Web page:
Wednesday 16 Apr

Dustin Prinz - Eleven

Few musicians take the time to master their instrument in the way that Oklahoma City singer-songwriter Dustin Prinz has; he’s a guitar virtuoso in every sense of the word, and Eleven gives him the chance to show just how far he can push that skill.
04/15/2014 | Comments 0

Horse Thief – Fear in Bliss

Listening to Horse Thief’s previous release — the haphazardly melodramatic Grow Deep, Grow Wild — felt like a chore. Whatever potential the Oklahoma City folk-pop act demonstrated on the EP was obscured behind a formulaic, contrived and ultimately hollow cloud. But it at least offered a glimmer of promise for a band consisting of, frankly, five pretty talented dudes. Critics saw it; the band’s management saw it; its current label, Bella Union, saw it; and its increasingly fervid fan base saw it.
04/08/2014 | Comments 0

Colourmusic — May You Marry Rich

There’s always a sense of danger when debuting songs in a live setting and playing them well. Without having heard the studio versions, expectations are set according to the live incarnations. But capturing the breadth of free-flowing atmosphere and sheer volume on a disc, vinyl or digital file isn’t the easiest thing to do, especially for a band as vociferous as Colourmusic.
04/01/2014 | Comments 0

Em and the MotherSuperiors — Churches into Theaters

As titles go, Churches into Theaters is an apt descriptor for the debut album from Oklahoma City rockers Em and the MotherSuperiors. It’s a reverential record, one that shares the gospel of classic rock, blues and soul but embraces the need to refashion it for modern times, channeling The Dead Weather, Grace Potter and Cage the Elephant along the way.
03/25/2014 | Comments 0

Rachel Brashear — Revolution

Rachel Brashear’s second EP, Revolution, starts with a kick to the shins.
03/18/2014 | Comments 0
Home · Articles · Music · Music · They love the ’80s

They love the ’80s

Joshua Boydston January 12th, 2011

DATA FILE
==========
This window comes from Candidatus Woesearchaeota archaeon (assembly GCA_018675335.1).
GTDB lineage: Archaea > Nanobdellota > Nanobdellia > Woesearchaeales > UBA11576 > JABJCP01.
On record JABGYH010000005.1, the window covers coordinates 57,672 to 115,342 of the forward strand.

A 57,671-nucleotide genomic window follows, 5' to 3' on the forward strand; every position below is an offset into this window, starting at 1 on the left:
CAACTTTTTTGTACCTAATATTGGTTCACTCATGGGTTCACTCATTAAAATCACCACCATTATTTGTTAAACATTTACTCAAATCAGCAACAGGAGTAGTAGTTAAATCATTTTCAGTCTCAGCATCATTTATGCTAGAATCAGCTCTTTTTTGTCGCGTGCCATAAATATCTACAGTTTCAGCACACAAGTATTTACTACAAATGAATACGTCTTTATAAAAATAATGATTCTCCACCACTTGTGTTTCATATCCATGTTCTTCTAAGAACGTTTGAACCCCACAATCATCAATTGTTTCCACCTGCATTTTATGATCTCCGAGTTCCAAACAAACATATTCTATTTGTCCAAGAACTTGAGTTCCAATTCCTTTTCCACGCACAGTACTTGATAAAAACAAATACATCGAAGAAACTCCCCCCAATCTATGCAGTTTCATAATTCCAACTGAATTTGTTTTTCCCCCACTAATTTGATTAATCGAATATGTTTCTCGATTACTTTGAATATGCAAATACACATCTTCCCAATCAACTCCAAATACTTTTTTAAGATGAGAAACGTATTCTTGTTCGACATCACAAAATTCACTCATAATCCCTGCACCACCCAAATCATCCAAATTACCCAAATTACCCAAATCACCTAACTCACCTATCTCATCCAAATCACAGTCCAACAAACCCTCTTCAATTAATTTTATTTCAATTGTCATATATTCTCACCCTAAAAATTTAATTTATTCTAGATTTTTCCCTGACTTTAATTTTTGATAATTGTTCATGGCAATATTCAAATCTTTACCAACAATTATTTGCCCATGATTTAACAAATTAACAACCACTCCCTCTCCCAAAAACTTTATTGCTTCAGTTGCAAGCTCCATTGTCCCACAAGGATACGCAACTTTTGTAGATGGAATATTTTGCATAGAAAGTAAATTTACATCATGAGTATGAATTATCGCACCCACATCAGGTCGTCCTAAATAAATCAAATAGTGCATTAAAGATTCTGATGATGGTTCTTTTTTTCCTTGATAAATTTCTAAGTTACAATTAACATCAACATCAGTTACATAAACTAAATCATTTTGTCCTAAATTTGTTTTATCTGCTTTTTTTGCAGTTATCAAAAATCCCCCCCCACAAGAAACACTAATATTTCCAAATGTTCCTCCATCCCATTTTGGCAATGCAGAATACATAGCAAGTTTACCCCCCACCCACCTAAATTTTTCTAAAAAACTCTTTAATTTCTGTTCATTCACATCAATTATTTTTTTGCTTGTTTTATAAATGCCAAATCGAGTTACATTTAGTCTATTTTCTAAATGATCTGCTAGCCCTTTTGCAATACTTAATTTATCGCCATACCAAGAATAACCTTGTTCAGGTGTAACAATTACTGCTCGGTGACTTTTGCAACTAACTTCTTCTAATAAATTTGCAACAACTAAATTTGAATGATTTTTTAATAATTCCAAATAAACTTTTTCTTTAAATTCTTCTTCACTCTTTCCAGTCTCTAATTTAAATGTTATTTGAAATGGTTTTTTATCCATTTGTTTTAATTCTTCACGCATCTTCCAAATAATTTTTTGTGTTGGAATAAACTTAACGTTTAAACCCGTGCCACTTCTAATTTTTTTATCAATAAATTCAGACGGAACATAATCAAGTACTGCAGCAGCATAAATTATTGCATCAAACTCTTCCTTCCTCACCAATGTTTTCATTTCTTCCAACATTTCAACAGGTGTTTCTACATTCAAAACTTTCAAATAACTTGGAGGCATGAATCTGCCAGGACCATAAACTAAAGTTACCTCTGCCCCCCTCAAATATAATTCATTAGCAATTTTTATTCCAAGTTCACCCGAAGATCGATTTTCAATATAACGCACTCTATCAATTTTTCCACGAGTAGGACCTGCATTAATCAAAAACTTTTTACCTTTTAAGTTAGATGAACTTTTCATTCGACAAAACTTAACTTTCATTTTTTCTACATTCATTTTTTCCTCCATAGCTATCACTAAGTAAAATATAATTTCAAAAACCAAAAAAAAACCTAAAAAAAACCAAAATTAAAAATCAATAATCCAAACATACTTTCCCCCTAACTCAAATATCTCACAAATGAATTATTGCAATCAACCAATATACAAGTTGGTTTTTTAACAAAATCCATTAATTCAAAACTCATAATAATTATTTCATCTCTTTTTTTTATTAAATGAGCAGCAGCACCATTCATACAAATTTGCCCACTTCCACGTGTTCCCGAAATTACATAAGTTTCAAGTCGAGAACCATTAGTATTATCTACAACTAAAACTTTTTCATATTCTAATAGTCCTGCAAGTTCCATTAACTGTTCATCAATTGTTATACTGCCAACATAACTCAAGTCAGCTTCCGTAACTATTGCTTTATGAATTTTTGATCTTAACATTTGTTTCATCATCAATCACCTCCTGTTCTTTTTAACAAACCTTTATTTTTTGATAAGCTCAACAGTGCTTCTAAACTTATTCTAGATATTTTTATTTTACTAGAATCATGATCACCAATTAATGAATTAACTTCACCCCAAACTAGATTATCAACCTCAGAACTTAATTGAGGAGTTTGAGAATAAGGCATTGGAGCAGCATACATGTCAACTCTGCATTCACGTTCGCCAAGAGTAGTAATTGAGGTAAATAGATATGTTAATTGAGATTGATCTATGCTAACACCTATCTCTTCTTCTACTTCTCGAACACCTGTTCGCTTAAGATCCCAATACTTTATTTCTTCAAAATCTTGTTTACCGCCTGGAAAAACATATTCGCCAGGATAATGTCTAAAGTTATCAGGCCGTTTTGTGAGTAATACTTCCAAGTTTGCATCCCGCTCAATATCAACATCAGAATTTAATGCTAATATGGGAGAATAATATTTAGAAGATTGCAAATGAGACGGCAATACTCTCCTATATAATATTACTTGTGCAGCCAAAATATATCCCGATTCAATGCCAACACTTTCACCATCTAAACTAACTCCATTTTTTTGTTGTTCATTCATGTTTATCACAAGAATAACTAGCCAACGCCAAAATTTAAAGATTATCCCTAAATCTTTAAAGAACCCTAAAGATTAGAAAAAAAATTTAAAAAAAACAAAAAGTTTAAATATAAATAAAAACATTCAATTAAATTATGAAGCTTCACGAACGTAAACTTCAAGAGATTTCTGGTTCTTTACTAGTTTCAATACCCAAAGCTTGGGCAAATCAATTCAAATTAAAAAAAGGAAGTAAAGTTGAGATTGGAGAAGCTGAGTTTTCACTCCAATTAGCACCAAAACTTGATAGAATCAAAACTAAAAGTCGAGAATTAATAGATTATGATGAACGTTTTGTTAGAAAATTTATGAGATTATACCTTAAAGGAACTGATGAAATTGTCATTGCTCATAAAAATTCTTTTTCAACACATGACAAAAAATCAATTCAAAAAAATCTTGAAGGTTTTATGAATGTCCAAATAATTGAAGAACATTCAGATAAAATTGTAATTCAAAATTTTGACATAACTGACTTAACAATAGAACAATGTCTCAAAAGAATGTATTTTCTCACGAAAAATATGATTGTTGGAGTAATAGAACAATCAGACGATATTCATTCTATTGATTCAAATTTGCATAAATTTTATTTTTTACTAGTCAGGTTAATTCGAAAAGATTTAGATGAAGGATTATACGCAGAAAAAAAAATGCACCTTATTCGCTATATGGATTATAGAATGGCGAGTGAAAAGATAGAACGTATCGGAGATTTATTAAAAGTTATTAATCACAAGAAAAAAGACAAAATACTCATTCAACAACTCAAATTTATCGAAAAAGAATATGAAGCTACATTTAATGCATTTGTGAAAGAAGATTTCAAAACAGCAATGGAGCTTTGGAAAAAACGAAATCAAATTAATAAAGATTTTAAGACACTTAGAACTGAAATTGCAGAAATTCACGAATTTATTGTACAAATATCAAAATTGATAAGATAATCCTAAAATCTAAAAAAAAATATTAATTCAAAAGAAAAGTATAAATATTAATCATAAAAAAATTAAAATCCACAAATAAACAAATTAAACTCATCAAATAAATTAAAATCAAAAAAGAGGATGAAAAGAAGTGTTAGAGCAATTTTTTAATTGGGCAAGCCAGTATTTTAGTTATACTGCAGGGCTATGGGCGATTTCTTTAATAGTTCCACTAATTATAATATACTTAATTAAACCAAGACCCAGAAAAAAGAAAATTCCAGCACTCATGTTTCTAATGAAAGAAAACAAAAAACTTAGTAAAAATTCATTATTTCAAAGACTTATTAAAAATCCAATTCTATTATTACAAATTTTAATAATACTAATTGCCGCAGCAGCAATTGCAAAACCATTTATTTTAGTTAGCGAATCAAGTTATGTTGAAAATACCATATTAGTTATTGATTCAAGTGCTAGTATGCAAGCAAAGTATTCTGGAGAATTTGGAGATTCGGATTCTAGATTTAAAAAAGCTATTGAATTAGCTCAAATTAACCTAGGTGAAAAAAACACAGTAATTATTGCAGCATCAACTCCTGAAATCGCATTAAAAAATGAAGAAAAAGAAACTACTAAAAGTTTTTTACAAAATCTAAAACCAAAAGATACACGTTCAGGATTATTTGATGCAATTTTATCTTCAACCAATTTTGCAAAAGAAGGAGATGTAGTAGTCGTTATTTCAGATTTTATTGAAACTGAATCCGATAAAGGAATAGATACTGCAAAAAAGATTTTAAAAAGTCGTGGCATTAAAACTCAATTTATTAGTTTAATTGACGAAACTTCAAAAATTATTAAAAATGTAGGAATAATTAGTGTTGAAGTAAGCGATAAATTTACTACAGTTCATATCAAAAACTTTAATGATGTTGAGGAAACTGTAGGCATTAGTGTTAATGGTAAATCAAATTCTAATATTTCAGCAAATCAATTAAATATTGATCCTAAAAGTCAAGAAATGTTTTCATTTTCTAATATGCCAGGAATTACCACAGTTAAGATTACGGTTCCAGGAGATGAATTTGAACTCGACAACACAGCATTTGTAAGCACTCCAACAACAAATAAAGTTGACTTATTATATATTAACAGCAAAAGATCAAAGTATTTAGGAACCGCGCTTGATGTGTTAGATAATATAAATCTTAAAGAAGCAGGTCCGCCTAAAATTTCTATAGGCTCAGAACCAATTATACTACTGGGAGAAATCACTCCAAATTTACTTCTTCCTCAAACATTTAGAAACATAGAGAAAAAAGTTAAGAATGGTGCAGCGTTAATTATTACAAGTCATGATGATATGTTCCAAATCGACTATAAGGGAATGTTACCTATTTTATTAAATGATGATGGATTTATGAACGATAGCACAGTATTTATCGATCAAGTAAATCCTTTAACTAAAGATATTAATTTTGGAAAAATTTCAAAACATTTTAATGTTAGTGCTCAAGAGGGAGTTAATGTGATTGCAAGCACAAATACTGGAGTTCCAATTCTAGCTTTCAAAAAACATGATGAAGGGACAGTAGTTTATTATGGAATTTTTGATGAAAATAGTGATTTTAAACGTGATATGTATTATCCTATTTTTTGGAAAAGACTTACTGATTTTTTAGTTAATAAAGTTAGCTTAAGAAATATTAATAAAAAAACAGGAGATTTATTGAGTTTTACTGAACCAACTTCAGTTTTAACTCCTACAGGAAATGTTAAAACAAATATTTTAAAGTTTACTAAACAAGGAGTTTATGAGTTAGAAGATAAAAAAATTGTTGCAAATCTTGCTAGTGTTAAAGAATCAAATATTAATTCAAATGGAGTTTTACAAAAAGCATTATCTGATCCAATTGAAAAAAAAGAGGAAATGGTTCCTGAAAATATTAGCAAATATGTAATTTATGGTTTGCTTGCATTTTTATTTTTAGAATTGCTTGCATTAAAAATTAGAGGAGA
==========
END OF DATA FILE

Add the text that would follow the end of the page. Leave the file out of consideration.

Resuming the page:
This one goes out to the ones they love, as local acts join forces to pay tribute to The Jesus and Mary Chain, The Smiths and R.E.M.

’80s Alternative Tribute
9 p.m. Wednesday
Opolis 113 N. Crawford, Norman

Filling Morrissey’s shoes is no easy task. Many have tried, few have succeeded, and Will Muir will add his name to the ranks tonight.

“I can maybe do a good imitation. Hopefully, if the crowd closes their eyes, they will think they are listening to … his cousin,” said Muir, laughing. “As long as my hair looks OK, and I remember the words, I think I’ll be doing a good job.”

Members of local bands Gentle Ghost, The Boom Bang, Shitty/ Awesome, Depth & Current, The Nghiems and Locust Avenue will assemble into three ’80s alt-rock tribute acts — The Jesus and Mary Chain, The Smiths and R.E.M. — to revive the music that helped shape their tastes and desire to play music. Don’t expect cheap cover bands, but serious musicians spending the time to nail down set lists from the groups whose music has always been there with them.

“For me, it’s what I grew up with, or at least came of age to,” said Muir, who fronts Shitty/Awesome. “You can hear a lot of what’s going on then, and a lot of what’s going on now.”

A lifelong Smiths fan, he has never really given up the music from this era; new tunes have just hopped along The Moz train.

“They’ve been my favorite band since 1984,” Muir said. “It’s not so much going back as much as continuing an affair.” However, this wasn’t necessarily the soundtrack to all the players’ youths. Born in 1989, Boom Bang guitarist Tommy McKenzie wasn’t exactly cognizant of music at the time, but that doesn’t mean he missed out on the influence the ’80s had to offer.

“That decade had many artists that got very tired with the direction the popular culture was going with what it really glorified,” McKenzie said. “Some of the music was extreme, but it got a reaction out of people. People lose sight of that goal, make the people react to what they are listening to … even if it is hate.”

He will perform in a tribute to The Jesus and Mary Chain, an act he first discovered, along with My Bloody Valentine, through Spin magazine’s list of the most influential albums from 1986 to 2005. He fell in love with the sonic assault of their music that continues to inspire his guitar work today. “That decade had a lot of albums that really set up this idea that there are no limits to what music you can make and what people react to,” McKenzie said. “I was only alive for one year of it, but it rocked.”

Commemorating the bands for all of their inspiration is the least many of the guys could do; this music has even molded some of their career paths. They’ve taken it seriously — while having fun, of course — and are getting eerily similar to the group they are memorializing. It’s probably the closest many metro music fans are ever going to get to hearing this selection of ’80s alternative icons.

“I feel really lucky to be working with some of the most talented musicians in the metro area. Sometimes in practice, I’ll get lost in the music because it sounds like I’m listening to The Smiths play live. That part has been awesome, because we are never going to hear The Smiths live,” Muir said. “Everybody has worked really hard to make it feel authentic. These sets are really meant as tributes to these bands. There’s a lot of love brought to it.”

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